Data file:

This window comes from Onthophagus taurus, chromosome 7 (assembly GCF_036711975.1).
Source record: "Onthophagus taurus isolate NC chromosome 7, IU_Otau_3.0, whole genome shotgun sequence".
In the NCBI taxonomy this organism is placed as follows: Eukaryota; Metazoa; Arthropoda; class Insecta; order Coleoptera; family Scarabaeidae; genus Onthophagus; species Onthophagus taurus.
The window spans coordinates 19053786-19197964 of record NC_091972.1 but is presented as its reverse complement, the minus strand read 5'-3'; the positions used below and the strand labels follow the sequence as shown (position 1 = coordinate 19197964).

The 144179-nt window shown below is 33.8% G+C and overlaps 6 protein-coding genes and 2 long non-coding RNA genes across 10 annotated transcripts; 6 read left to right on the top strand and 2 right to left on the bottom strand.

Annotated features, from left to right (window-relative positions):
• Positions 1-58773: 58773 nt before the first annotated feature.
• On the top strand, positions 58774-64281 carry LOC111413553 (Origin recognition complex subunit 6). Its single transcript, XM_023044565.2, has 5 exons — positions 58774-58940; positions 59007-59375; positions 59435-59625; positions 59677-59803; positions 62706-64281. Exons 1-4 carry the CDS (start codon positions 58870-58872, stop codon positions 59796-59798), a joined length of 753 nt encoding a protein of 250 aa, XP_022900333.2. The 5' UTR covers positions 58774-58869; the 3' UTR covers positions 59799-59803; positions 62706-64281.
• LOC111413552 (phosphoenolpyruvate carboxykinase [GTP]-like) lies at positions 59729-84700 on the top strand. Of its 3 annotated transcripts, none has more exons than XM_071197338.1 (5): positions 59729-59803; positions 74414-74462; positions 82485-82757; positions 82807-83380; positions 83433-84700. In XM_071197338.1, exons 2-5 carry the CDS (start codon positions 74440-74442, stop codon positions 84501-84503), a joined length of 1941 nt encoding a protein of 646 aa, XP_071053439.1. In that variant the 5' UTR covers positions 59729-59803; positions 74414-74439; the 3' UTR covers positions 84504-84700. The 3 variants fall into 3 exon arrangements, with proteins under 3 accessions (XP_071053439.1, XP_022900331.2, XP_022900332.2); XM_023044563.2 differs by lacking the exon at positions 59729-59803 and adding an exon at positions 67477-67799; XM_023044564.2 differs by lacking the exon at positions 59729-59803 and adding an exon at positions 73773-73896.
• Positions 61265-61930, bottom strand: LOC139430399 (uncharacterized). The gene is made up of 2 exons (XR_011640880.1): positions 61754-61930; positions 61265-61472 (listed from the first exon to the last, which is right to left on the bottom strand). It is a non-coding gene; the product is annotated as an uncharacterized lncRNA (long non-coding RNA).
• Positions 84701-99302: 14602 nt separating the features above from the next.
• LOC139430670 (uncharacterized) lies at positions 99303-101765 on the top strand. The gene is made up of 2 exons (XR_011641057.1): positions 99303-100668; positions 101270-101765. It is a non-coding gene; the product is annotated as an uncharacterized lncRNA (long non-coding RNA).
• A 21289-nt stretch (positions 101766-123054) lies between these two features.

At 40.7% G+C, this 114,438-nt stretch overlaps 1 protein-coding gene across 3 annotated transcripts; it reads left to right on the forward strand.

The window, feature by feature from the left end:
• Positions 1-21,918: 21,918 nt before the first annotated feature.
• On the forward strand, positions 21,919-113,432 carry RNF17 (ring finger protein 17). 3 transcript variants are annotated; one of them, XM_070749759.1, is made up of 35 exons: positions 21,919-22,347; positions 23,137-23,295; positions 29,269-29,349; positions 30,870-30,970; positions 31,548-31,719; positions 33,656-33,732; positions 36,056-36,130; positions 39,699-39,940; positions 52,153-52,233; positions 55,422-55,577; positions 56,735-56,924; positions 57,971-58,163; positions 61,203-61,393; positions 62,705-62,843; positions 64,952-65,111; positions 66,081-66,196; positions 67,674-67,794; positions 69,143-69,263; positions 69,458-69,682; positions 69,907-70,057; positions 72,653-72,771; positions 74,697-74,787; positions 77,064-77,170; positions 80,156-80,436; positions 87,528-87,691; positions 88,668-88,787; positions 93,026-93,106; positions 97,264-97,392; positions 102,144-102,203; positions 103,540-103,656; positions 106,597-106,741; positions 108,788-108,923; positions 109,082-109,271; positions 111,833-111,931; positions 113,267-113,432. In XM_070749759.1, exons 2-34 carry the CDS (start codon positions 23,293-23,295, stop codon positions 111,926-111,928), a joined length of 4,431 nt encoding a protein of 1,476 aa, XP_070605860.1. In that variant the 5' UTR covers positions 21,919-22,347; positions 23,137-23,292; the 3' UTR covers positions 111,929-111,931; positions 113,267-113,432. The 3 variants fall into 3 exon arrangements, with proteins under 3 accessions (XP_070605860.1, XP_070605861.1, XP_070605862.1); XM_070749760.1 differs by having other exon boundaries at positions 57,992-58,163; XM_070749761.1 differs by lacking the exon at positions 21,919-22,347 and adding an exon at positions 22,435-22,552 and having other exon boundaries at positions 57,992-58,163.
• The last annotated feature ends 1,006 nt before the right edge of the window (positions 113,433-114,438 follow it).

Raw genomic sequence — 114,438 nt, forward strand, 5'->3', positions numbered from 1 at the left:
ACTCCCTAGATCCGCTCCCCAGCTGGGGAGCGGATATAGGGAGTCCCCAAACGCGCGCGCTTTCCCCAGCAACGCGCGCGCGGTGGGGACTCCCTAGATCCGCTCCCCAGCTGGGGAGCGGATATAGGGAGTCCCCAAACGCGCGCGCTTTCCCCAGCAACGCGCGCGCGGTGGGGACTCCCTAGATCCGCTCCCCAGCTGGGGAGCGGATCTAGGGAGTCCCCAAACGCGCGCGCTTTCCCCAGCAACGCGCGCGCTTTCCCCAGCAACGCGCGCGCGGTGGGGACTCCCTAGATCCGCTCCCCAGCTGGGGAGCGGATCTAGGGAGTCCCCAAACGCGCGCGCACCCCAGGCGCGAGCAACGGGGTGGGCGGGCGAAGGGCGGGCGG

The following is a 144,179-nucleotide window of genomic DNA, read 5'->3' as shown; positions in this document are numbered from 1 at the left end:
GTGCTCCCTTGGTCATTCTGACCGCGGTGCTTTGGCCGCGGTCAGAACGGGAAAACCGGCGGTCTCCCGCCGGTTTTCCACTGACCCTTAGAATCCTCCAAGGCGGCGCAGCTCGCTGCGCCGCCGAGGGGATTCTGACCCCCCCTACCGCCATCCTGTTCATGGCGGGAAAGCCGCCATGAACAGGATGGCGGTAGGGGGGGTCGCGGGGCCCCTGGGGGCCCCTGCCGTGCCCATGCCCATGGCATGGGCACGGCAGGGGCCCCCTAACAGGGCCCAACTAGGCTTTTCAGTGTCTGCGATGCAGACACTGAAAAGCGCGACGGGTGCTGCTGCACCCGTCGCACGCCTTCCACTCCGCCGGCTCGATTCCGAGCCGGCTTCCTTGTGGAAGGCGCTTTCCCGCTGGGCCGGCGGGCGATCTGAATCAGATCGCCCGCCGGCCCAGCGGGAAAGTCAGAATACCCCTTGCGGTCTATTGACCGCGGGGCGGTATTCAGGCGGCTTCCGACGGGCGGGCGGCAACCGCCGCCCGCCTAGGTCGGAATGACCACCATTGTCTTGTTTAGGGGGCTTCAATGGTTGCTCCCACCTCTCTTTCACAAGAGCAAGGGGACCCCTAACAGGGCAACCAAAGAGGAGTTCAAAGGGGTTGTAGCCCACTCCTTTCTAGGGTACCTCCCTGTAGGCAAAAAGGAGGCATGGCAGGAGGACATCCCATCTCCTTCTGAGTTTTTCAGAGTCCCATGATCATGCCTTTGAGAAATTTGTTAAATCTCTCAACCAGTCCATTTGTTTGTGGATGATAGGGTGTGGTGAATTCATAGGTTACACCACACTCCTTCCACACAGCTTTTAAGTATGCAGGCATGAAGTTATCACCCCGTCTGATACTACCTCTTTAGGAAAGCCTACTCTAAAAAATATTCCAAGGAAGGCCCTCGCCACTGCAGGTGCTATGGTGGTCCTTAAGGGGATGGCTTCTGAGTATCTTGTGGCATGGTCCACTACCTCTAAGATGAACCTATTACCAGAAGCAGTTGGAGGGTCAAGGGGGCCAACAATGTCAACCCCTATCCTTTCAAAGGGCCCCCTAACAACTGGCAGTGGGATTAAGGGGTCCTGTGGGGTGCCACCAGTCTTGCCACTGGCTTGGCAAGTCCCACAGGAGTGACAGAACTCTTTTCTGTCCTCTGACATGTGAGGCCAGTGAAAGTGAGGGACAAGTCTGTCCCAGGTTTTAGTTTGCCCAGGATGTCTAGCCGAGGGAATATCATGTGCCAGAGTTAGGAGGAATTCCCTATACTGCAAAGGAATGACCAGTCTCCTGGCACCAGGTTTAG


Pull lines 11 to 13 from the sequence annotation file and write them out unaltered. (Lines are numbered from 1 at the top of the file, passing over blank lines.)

• Positions 84701-99302: 14602 nt separating the features above from the next.
• LOC139430670 (uncharacterized) lies at positions 99303-101765 on the top strand. The gene is made up of 2 exons (XR_011641057.1): positions 99303-100668; positions 101270-101765. It is a non-coding gene; the product is annotated as an uncharacterized lncRNA (long non-coding RNA).
• A 21289-nt stretch (positions 101766-123054) lies between these two features.